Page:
In a presidential election campaign dominated by differences between the two front-runners, there is one thing both former Secretary of State Hillary ClintonHillary Diane Rodham ClintonBiden prepares to confront Putin Ending the same-sex marriage wars Trump asks Biden to give Putin his 'warmest regards' MORE and businessman Donald TrumpDonald TrumpBiden prepares to confront Putin Biden aims to bolster troubled Turkey ties in first Erdoğan meeting Senate investigation of insurrection falls short MORE seem to agree on – making the country’s aging infrastructure a priority in their first 100 days in office.

America should seize this rare moment of bipartisan agreement. The need for a massive infrastructure investment program is greater than perhaps any time since President Dwight D. Eisenhower asked the nation’s governors to come together and devise a plan to create a vast network of highways across the country. The governors responded, and eventually, with great enthusiasm, the country embraced the need for a federal highway system – and the jobs that came with it.


Eisenhower was highly motivated to push the Interstate Highway System infrastructure project for both economic and security reasons—his time in Germany during WWII convinced him that a more connected United States was a more secure United States.

Improving American infrastructure is as fundamental to the vitality and growth of the U.S. economy today as it was under Eisenhower.

The American Society for Civil Engineers has given a grade to U.S. Infrastructure: D+. The U.S. Is home to 63,000 bridges in need of significant repair, and with 32% of roads in poor condition.

Now factor in a slew of infrastructure-related mishaps across the nation, most recently, Seattle, where a power outage due to equipment failure trapped people in elevators, wreaked havoc on traffic lights and darkened government buildings. The substation failure wiped out power in over 60% of Seattle’s downtown, where it was dubbed an “internet snow day.”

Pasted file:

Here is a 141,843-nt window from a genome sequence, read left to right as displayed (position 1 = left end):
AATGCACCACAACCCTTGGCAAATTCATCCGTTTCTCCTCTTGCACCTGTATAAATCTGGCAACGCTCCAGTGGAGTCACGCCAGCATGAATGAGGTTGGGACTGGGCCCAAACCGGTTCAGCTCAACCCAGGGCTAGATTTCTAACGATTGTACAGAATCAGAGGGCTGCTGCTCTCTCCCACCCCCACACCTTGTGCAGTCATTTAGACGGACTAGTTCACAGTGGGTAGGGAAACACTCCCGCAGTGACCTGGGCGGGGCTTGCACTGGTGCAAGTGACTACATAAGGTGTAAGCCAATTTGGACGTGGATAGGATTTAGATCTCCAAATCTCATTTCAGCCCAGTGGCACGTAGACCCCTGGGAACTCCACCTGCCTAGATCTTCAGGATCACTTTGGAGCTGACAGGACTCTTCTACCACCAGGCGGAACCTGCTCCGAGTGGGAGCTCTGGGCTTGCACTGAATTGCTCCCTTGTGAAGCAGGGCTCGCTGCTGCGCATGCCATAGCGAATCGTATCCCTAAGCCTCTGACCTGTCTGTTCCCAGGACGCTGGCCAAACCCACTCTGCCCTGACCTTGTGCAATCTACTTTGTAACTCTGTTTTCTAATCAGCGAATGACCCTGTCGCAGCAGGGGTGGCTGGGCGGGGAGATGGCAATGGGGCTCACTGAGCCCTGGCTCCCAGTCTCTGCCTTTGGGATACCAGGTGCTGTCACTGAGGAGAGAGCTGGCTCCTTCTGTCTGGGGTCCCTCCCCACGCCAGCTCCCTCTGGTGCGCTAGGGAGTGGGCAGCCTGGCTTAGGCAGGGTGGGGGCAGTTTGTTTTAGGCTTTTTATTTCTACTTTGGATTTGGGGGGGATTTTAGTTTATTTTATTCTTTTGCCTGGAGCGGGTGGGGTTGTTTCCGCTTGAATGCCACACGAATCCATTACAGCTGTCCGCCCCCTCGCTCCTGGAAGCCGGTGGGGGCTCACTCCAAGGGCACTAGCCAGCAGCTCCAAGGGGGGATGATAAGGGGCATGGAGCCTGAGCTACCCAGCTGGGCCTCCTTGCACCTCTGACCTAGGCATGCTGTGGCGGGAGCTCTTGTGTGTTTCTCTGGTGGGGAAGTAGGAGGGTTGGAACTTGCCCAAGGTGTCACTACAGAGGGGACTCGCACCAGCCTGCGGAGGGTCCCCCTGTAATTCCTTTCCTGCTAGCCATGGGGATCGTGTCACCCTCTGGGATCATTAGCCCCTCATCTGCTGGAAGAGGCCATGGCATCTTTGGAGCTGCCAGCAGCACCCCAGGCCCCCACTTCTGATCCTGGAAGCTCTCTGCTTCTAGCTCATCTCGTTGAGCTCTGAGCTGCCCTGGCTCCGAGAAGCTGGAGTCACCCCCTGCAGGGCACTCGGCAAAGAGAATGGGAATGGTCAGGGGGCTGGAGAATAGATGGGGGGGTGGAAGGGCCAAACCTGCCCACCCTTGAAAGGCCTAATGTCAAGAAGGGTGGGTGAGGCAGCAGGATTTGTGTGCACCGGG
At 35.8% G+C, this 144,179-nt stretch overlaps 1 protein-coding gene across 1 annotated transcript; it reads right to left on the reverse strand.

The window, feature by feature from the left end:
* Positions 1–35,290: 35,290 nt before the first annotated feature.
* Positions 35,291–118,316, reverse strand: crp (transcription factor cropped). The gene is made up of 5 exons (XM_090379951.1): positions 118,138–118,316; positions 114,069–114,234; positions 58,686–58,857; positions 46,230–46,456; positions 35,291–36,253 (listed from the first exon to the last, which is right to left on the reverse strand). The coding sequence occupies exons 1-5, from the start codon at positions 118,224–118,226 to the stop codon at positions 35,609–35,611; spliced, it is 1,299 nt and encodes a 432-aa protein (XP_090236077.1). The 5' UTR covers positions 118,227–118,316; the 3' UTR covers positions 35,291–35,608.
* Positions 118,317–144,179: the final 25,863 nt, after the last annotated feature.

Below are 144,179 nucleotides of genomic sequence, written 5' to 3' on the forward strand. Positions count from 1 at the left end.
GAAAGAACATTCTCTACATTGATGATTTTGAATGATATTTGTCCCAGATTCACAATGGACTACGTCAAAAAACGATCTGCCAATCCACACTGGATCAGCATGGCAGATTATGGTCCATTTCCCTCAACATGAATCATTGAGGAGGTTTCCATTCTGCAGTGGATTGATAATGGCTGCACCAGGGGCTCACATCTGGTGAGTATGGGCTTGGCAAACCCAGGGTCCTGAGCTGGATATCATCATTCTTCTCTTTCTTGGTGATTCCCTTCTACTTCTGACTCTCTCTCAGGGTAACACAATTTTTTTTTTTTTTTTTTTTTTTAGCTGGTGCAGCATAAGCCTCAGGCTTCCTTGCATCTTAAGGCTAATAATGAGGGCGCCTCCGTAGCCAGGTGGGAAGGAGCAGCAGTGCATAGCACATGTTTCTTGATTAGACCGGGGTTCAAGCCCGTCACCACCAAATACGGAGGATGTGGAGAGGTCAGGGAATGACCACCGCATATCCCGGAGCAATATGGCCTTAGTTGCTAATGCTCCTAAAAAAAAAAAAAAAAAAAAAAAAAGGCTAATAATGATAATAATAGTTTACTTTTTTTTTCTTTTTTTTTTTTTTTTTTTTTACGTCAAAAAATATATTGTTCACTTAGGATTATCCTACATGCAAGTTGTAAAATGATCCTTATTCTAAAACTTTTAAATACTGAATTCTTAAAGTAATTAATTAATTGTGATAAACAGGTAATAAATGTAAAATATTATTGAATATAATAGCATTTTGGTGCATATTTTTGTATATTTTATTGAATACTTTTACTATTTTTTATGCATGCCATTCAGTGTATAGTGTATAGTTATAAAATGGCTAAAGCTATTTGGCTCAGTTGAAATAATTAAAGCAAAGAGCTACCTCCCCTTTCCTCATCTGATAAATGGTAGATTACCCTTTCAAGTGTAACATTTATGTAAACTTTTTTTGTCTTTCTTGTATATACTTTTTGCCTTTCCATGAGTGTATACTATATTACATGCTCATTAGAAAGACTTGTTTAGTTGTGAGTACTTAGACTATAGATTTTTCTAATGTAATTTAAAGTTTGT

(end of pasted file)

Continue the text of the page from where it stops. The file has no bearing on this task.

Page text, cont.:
And Michigan, where the failure to address lead pipes, estimated between 60 and 100 years old, has created a childhood lead-poisoning epidemic, resulting in a lawsuit and unknown long-term consequences to trusting consumers of the public water supply.

These are just the latest examples of an infrastructure system so overlooked that it is literally crumbling into disrepair while lawmakers battle over politics. Unfortunately, with continued neglect due to partisanship, there will be more.

But now consider the economic benefit of addressing our nation’s infrastructure problem: Manufacturers who spend several million dollars per year on maintenance and repairs on delivery vehicles damaged by poorly serviced roads, could, with better roads and connectivity, pass savings on to the consumers, invest that money elsewhere. Americans can obtain work when a highway project begins, when a bridge repair is approved.

Imagine children with access to clean water parents without worry of lead contamination. Imagine an updated, stable power supply; imagine reliable Internet access, and roads and bridges free of potholes or dangerous vulnerabilities.

It shouldn’t be hard to imagine this future when both Republicans and Democrats agree: U.S. infrastructure is falling apart.

But national, state, and local leaders have yet to agree on funding and prioritizing projects.

That’s where No Labels comes in. We recently released our Policy Playbook for America’s Next President, which features 60 concrete policy ideas with broad public support from across the political spectrum. We offered three infrastructure ideas, each of which enjoyed anywhere from 63-75 percent public support.

We suggested the creation of a new national infrastructure bank that relies on public-private partnerships to design, build, finance, operate and maintain public infrastructure.

We proposed an innovative new idea to build support for a badly needed gas tax increase. We call it the User Fee Divided by 3, which would take new gas tax revenues and allocate them equally to reduce personal income taxes, reduce the federal deficit and provide additional funding for the Highway Trust Fund.

And to end the unconscionable delays in regulatory approvals for infrastructure (a new federal highway project takes an average of eight years to get approved), we called for the federal government to designate officials whose sole focus is streamlining the regulatory process for key infrastructure projects.

Today, we see glimmers of progress  - the leading presidential candidates have committed to action; we have solutions with broad public support; the next president has the tools required to get the job done. There is simply no excuse for inaction on infrastructure.

It’s time for our aspiring presidential candidates and members of Congress to embrace the spirit of Eisenhower, get to work, and fix the foundation of our country.

Huntsman and Lieberman are national co-chairs of No Labels.